Duke’s experienced physicians focus on diagnosing and treating bladder cancer while preserving normal function. Often, patients can be treated with minimally invasive surgery.
Our specialists draw upon decades of training and experience treating both routine and complex, unusual diseases.
Specialists in the fields of surgery, radiation oncology, medical oncology, radiology, and pathology work together to plan the most effective course of treatment for each individual using the latest, research-backed therapies available.
Novel treatments are available through a robust clinical trials program.
Whether used alone or in combination with other treatments, surgery is used to treat almost all cases of bladder cancer.
Transurethral surgery is the most common surgical treatment for early stage or superficial bladder cancers. No incision is required because the procedure is performed by passing an instrument with a wire loop on the end through the urethra (the tube that leads from outside the body to the bladder) and into the bladder. The loop emits either laser rays or electric current to burn away any tumors or abnormal tissues.
Cystectomy removes all or part of the bladder. This is the most common treatment when bladder cancer is invasive.
With a partial cystectomy, only part of the bladder is removed, which means the patient will not require reconstructive surgery. However, the bladder will be smaller and will hold less urine, requiring more frequent urination. A partial cystectomy is possible if the cancer has invaded the muscle but is not very large.
After transurethral surgery or partial cystectomy, there is still a chance that the tumor may recur in another part of the bladder, so patients will need frequent follow-up visits.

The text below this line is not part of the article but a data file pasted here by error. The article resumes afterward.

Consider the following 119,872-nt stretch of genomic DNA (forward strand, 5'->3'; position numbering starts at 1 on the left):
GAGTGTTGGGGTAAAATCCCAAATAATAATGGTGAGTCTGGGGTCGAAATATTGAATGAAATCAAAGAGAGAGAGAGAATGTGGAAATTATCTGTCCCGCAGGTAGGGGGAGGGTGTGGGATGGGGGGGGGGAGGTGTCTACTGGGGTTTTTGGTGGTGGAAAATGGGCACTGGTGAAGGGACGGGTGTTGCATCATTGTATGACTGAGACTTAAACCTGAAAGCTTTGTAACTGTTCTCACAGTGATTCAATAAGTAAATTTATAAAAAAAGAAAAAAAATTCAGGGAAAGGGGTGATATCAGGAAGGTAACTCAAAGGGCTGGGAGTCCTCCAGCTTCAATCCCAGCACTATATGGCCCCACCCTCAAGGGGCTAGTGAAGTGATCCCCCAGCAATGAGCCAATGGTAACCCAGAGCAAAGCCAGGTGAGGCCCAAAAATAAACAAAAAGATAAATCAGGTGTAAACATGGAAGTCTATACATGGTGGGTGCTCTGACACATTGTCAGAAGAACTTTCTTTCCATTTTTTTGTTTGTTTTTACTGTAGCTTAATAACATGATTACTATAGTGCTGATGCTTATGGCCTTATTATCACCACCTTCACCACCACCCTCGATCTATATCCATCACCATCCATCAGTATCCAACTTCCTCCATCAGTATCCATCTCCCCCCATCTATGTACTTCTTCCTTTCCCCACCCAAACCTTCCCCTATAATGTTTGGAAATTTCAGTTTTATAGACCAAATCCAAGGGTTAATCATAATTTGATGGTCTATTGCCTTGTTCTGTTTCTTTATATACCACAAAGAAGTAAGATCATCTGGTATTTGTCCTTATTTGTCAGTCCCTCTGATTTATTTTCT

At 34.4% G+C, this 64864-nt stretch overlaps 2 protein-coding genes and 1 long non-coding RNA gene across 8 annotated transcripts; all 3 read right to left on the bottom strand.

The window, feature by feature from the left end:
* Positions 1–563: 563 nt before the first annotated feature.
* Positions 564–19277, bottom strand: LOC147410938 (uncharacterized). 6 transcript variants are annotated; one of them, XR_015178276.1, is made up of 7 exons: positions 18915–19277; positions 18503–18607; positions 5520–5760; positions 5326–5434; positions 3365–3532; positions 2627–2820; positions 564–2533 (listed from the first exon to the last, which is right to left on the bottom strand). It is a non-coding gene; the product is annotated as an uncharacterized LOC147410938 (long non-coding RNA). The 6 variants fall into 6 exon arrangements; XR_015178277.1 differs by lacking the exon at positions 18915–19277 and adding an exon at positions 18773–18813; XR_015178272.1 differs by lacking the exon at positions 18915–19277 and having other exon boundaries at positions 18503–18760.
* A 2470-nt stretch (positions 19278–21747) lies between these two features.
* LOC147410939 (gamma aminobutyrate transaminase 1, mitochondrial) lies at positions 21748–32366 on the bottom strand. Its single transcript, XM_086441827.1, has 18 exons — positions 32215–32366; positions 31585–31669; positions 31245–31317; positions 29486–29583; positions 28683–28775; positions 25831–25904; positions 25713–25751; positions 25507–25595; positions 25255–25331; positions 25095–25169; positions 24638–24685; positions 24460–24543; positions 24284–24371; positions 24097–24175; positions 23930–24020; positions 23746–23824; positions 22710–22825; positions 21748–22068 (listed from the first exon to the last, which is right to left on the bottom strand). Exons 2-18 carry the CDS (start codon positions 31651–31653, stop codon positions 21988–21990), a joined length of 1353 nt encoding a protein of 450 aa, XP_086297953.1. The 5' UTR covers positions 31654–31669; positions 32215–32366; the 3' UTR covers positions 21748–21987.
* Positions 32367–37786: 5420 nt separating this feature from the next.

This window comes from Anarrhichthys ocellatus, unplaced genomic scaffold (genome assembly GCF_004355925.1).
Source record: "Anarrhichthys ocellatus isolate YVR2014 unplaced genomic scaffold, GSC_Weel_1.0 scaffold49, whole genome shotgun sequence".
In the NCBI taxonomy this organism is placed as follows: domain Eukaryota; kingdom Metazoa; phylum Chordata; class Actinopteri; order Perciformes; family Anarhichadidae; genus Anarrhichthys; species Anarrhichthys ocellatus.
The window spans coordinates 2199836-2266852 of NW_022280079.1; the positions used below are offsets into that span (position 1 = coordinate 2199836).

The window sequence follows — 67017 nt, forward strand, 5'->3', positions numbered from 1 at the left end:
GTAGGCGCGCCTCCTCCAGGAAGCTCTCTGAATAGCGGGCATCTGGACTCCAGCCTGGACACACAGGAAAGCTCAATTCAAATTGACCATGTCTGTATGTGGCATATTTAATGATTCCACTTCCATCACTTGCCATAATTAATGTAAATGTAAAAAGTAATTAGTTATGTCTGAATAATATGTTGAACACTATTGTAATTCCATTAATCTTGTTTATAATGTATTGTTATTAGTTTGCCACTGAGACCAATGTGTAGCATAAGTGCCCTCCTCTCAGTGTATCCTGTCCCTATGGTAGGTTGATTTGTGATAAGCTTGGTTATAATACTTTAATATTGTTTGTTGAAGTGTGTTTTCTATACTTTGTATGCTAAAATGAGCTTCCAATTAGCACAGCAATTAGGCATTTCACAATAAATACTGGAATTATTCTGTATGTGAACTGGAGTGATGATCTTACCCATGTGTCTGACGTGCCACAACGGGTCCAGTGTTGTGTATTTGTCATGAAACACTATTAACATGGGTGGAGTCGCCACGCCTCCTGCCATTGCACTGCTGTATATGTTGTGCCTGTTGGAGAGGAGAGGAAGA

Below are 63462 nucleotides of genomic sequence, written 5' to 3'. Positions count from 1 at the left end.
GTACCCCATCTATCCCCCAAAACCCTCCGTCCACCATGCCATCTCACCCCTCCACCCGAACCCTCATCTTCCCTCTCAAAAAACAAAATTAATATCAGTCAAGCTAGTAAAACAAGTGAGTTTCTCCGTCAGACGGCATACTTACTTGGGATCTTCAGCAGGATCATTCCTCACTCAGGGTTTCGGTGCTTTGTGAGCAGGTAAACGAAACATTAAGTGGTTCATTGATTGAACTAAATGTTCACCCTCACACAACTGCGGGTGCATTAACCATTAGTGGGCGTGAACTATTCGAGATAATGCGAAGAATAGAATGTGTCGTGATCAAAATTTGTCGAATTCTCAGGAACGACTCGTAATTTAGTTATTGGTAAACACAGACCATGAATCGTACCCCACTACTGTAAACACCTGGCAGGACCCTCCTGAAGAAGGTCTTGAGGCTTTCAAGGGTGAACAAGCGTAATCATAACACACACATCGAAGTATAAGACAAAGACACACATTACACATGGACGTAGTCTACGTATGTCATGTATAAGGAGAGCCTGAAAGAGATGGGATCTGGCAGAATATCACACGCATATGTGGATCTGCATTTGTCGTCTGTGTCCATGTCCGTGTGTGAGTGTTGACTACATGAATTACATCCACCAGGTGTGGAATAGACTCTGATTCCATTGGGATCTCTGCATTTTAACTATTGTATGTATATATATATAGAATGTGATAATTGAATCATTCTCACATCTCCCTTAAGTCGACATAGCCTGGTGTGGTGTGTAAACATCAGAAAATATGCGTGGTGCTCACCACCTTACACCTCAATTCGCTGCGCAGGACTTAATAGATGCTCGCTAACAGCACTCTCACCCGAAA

When the entire bladder is removed, the procedure is called a radical cystectomy and also involves removing nearby lymph nodes. For men, a radical cystectomy also involves removing the prostate; for women, it often involves removing the ovaries, the fallopian tubes, the uterus (womb), and a small part of the vagina.
After a radical cystectomy, reconstructive surgery will be used to create a new way for urine to pass from the body. There are several reconstructive options. Your surgeon may use a piece of your intestine to create a tube for urine to pass through to the outside of the body into a bag that must be emptied periodically.
Or, a piece of your intestine may be used to create a small reservoir for urine inside the body that can be drained through a hole in the abdomen, using a catheter. A third option is using a small piece of intestine to create a neobladder, which sits inside the body and drains through the ureters, allowing you to urinate normally.
Intravesical therapy is used to treat early stage bladder cancers. It involves administering a drug directly to the bladder through a catheter.
The drug may be an immunotherapy drug, which helps the body’s own immune system fight the cancer, or it may be a chemotherapy drug, which kills the cancer cells.
Immunotherapy drugs used in intravesical therapy for bladder cancer include Bacille Calmette-Guerin and interferon.
Chemotherapy may be used to treat bladder cancer before or after surgery or in combination with radiation.
It may be administered systemically, such as via a vein, or it may be given regionally, as in intravesical chemotherapy. Learn more about chemotherapy for urologic cancer.
During radiation therapy, radiation (high-energy rays) is used to kill tumor cells. External radiation administered by a machine outside the body is the type most often used to treat bladder cancer.
Radiation may be used after surgery, as the main treatment for people who can’t have surgery, or to help treat symptoms caused by advanced bladder cancers.
Learn how to make an appointment at the Duke Cancer Institute.
Physicians offering this service include: